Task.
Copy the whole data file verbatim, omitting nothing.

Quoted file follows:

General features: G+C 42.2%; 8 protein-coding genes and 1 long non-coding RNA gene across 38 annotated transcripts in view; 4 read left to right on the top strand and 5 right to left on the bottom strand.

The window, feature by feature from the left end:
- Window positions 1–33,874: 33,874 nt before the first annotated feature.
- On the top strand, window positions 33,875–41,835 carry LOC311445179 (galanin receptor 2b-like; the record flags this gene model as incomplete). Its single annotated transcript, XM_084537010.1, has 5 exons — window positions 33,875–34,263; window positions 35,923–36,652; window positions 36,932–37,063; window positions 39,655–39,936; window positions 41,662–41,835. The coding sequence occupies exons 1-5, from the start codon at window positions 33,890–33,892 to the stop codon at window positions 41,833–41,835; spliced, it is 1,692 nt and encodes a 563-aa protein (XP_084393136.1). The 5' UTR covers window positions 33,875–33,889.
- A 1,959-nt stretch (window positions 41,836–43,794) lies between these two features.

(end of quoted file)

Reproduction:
General features: G+C 42.2%; 8 protein-coding genes and 1 long non-coding RNA gene across 38 annotated transcripts in view; 4 read left to right on the top strand and 5 right to left on the bottom strand.

The window, feature by feature from the left end:
- Window positions 1–33,874: 33,874 nt before the first annotated feature.
- On the top strand, window positions 33,875–41,835 carry LOC311445179 (galanin receptor 2b-like; the record flags this gene model as incomplete). Its single annotated transcript, XM_084537010.1, has 5 exons — window positions 33,875–34,263; window positions 35,923–36,652; window positions 36,932–37,063; window positions 39,655–39,936; window positions 41,662–41,835. The coding sequence occupies exons 1-5, from the start codon at window positions 33,890–33,892 to the stop codon at window positions 41,833–41,835; spliced, it is 1,692 nt and encodes a 563-aa protein (XP_084393136.1). The 5' UTR covers window positions 33,875–33,889.
- A 1,959-nt stretch (window positions 41,836–43,794) lies between these two features.